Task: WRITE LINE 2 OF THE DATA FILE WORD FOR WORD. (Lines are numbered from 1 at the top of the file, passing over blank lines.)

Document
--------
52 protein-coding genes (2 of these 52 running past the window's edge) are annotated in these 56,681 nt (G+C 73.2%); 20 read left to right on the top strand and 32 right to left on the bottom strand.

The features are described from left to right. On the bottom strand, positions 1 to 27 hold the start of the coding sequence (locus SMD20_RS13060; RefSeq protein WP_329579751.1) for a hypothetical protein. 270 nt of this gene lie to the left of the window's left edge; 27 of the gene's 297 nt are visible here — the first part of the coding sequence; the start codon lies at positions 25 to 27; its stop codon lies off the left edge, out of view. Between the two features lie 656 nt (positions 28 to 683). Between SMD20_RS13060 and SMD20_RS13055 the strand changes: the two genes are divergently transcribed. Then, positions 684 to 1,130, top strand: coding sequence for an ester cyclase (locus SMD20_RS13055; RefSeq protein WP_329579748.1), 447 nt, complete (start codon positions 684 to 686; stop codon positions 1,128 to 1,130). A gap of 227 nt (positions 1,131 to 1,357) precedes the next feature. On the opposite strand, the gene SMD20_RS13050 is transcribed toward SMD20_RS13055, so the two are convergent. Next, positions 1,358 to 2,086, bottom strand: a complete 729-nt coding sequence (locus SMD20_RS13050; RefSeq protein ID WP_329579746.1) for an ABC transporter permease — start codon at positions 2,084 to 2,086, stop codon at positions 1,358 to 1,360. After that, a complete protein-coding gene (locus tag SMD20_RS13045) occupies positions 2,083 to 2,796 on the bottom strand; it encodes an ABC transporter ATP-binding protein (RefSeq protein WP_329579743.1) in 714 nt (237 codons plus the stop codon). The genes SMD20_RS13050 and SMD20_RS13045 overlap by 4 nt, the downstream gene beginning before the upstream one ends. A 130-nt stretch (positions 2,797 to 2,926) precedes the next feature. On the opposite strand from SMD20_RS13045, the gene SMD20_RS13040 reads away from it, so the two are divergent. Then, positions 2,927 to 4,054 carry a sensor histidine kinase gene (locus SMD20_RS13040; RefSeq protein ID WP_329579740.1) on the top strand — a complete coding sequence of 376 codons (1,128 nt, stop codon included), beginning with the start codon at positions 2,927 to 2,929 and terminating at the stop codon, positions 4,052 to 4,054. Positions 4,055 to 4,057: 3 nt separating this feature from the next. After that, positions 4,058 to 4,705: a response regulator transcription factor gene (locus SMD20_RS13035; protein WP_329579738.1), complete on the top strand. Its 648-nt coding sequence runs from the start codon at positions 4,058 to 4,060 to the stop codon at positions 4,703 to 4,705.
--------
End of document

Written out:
The features are described from left to right. On the bottom strand, positions 1 to 27 hold the start of the coding sequence (locus SMD20_RS13060; RefSeq protein WP_329579751.1) for a hypothetical protein. 270 nt of this gene lie to the left of the window's left edge; 27 of the gene's 297 nt are visible here — the first part of the coding sequence; the start codon lies at positions 25 to 27; its stop codon lies off the left edge, out of view. Between the two features lie 656 nt (positions 28 to 683). Between SMD20_RS13060 and SMD20_RS13055 the strand changes: the two genes are divergently transcribed. Then, positions 684 to 1,130, top strand: coding sequence for an ester cyclase (locus SMD20_RS13055; RefSeq protein WP_329579748.1), 447 nt, complete (start codon positions 684 to 686; stop codon positions 1,128 to 1,130). A gap of 227 nt (positions 1,131 to 1,357) precedes the next feature. On the opposite strand, the gene SMD20_RS13050 is transcribed toward SMD20_RS13055, so the two are convergent. Next, positions 1,358 to 2,086, bottom strand: a complete 729-nt coding sequence (locus SMD20_RS13050; RefSeq protein ID WP_329579746.1) for an ABC transporter permease — start codon at positions 2,084 to 2,086, stop codon at positions 1,358 to 1,360. After that, a complete protein-coding gene (locus tag SMD20_RS13045) occupies positions 2,083 to 2,796 on the bottom strand; it encodes an ABC transporter ATP-binding protein (RefSeq protein WP_329579743.1) in 714 nt (237 codons plus the stop codon). The genes SMD20_RS13050 and SMD20_RS13045 overlap by 4 nt, the downstream gene beginning before the upstream one ends. A 130-nt stretch (positions 2,797 to 2,926) precedes the next feature. On the opposite strand from SMD20_RS13045, the gene SMD20_RS13040 reads away from it, so the two are divergent. Then, positions 2,927 to 4,054 carry a sensor histidine kinase gene (locus SMD20_RS13040; RefSeq protein ID WP_329579740.1) on the top strand — a complete coding sequence of 376 codons (1,128 nt, stop codon included), beginning with the start codon at positions 2,927 to 2,929 and terminating at the stop codon, positions 4,052 to 4,054. Positions 4,055 to 4,057: 3 nt separating this feature from the next. After that, positions 4,058 to 4,705: a response regulator transcription factor gene (locus SMD20_RS13035; protein WP_329579738.1), complete on the top strand. Its 648-nt coding sequence runs from the start codon at positions 4,058 to 4,060 to the stop codon at positions 4,703 to 4,705.